Power Up Your Brain: Six Ways to Boost Blood Flow
May 29, 2020 08:30AM
By Ronica O’Hara
Our brain has many well-known structures like the amygdala that detects danger and the prefrontal cortex that enables planning, but we often take for granted the 400 miles of blood vessels that push through a liter of blood per minute, carrying in oxygen and nutrients, and porting out wastes. “Our brains are highly metabolic organs, so they require lots of nutrients and oxygen to function properly, and those can only get to our brain when we have good blood flow,” says naturopathic physician Emilie Wilson, of the Synergy Wellness Center, in Prescott, Arizona.
When that blood flow is optimal, we feel energized and clear-headed; when it’s low, we feel foggy and listless. Low levels of cranial blood flow have been linked in brain imaging studies to strokes and dementia, as well as bipolar disorder, depression and suicidal tendencies. The first imperative for healthy cranial blood flow is to make sure our blood pressure, blood sugar and cholesterol numbers are in a healthy range. Health practitioners can help us address that, as well as the conditions linked to reduced blood flow—heart disease, hypothyroidism, diabetes, anemia, depression and smoking. To boost brain blood flow, specific lifestyle strategies have proven to be highly effective:
1. Eat strategically, especially beets and chocolate. Nitric oxide (NO) is made in the endothelium, the thin layer of cells that line blood vessels; it relaxes the inner muscles of those vessels, maximizing blood flow. “The continuous formation of NO in the brain is essential to life,” says prominent pharmacologist Louis Ignarro, Ph.D., who received the Nobel Prize in Science in 1998 for discovering that humans produce NO and that it lowers blood pressure and improves blood flow. He advocates passing up meat for soy and fish protein, eating antioxidant-rich produce such as pomegranate, blueberries, spinach and kale, and consuming lots of nitrate-rich food like celery and leafy greens which are converted to NO in the body. He especially recommends beets—one study reported that in juice form, it increases nitric oxide levels by 21 percent in 45 minutes—as well as dark chocolate. In a Harvard study, older people that drank two cups of hot chocolate a day for 30 days had improved blood flow to the brain and better memory.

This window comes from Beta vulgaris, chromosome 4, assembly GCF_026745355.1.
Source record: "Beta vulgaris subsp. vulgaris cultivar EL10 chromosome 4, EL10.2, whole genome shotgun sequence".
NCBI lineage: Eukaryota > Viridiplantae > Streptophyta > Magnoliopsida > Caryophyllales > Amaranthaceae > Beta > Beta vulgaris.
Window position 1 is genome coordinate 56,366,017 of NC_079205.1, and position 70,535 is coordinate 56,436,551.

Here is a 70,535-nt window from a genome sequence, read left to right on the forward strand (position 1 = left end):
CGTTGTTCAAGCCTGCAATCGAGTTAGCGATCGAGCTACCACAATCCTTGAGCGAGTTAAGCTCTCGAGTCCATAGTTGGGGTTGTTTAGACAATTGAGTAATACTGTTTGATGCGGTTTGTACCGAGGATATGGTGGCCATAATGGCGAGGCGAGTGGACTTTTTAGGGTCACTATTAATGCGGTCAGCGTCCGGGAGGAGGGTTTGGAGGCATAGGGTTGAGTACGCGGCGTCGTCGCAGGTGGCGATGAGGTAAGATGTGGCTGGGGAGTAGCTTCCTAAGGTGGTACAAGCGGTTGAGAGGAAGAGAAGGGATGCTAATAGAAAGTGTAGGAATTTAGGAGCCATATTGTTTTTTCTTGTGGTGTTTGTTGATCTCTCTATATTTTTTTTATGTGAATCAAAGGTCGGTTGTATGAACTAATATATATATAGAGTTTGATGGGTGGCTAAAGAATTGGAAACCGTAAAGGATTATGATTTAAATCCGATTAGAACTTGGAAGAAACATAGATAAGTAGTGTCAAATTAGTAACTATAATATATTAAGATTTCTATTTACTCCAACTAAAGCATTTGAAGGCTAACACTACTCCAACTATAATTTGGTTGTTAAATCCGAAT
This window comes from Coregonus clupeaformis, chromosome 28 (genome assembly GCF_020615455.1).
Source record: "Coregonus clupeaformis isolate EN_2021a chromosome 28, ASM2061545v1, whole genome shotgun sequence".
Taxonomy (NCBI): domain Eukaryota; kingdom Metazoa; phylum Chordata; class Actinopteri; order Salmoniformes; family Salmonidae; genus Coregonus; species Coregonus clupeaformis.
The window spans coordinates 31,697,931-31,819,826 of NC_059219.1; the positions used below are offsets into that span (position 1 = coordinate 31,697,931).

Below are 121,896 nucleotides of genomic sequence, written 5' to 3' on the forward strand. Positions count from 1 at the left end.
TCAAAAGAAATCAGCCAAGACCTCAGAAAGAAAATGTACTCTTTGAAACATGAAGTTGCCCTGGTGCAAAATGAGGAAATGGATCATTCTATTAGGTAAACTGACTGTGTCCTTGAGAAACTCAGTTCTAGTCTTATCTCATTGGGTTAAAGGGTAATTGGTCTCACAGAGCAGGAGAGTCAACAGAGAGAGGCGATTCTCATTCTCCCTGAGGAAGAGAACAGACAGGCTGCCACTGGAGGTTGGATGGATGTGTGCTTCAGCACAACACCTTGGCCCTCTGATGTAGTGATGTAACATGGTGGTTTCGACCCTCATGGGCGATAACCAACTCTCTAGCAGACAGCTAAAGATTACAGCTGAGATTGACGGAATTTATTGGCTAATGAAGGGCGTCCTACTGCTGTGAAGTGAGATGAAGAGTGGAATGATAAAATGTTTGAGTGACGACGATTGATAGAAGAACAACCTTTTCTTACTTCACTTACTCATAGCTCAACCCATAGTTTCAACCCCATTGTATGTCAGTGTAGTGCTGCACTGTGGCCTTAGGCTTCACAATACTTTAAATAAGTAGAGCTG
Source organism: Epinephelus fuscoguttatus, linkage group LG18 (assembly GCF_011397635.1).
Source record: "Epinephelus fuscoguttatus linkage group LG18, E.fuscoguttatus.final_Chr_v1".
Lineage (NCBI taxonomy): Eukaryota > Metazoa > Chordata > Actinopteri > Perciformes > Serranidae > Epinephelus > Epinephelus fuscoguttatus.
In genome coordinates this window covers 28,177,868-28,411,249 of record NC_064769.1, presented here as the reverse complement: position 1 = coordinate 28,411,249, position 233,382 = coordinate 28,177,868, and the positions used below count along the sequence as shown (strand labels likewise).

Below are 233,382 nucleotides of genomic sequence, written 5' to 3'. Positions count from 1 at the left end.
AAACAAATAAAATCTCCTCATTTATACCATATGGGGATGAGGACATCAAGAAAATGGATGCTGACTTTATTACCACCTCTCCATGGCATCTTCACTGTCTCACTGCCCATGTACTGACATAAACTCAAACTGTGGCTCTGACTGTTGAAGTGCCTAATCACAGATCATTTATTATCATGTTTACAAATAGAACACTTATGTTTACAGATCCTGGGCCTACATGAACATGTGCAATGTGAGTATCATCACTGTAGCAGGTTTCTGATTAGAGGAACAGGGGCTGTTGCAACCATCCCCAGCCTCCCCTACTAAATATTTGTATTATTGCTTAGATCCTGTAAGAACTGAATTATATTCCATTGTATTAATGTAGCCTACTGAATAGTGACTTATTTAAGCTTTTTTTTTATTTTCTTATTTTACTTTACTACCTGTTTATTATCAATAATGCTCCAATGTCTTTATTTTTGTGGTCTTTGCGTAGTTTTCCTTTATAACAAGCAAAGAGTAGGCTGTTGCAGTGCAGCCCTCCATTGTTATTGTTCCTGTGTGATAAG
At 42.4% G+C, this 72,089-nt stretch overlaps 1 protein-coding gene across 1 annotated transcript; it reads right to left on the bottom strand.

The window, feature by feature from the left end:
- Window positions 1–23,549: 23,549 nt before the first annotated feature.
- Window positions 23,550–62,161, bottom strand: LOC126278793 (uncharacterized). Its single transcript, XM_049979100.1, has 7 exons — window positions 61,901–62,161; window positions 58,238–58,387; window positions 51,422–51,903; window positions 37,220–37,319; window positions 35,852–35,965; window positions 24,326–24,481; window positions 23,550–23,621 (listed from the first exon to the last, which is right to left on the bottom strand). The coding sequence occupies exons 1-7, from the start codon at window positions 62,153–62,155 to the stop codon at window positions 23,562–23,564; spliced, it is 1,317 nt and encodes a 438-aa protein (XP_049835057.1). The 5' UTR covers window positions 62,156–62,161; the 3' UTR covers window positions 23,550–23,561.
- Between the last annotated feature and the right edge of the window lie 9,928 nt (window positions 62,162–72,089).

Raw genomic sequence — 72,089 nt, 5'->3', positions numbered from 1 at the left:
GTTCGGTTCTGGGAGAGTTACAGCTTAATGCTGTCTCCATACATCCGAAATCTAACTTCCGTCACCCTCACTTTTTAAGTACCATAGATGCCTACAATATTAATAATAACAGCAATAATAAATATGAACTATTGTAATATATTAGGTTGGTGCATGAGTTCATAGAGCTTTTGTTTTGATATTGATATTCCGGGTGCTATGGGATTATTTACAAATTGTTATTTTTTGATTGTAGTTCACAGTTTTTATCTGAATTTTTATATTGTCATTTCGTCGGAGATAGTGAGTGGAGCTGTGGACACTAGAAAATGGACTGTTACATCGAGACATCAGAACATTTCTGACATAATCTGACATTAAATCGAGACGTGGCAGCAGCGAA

2. Take amino acid supplements. “Consuming supplements containing both L-arginine and L-citrulline are well-documented to boost the production of endothelium-derived NO,” says Ignarro. “Adding antioxidants to the amino acid mix provides added benefit by increasing NO levels.” He recommends pomegranate extract, cocoa flavonols and omega-3 supplements.
3. Move the body. Fast walking, running, cycling, swimming, ball playing, weight lifting and yoga all help improve cranial blood flow, says Ignarro: “Physical activity stimulates the production of NO in all arteries, including those in the brain.” In one study, women over 60 that walked for 30 to 50 minutes three or four times a week increased ongoing cranial blood flow up to 15 percent. Yoga exercises like downward dog and shoulder stands also raise blood flow in the head.
4. Play music. Research using functional magnetic resonance imaging published in Scientific Reports found that blood flow in the brain increases when people listen to music they love, whether it’s Mozart or Eminem. In a recent study, Weightless, a song written by the British group Macaroni Union along with sound therapists, reduced participants’ anxiety levels by 65 percent and physiological resting rates by 35 percent.
5. Do a chanting meditation. Kirtan Kriya, a 12-minute daily meditation that includes chanting, finger movements and visualization, “has been researched for over 18 years and has documented benefits in increasing blood flow to the brain,” says Krystal Culler, senior Atlantic fellow with the Global Brain Health Institute, in San Francisco and Ireland. YouTube offers several versions, as does the Alzheimer’s Research and Prevention.
6. Consider acupuncture and craniosacral therapy. “Acupuncture has been used for thousands of years to boost blood flow, and it can also relax tense muscles in the neck and head, which can impair blood flow more than we realize,” says Wilson. She also recommends the gentle, hands-on-head approach of craniosacral therapy: “It can directly improve blood flow by removing restrictions, and it can also rebalance sympathetic and parasympathetic functions, which has beneficial effects on our nervous system and on blood flow.”
Ronica O’Hara is a Denver-based health writer. Connect at [email protected]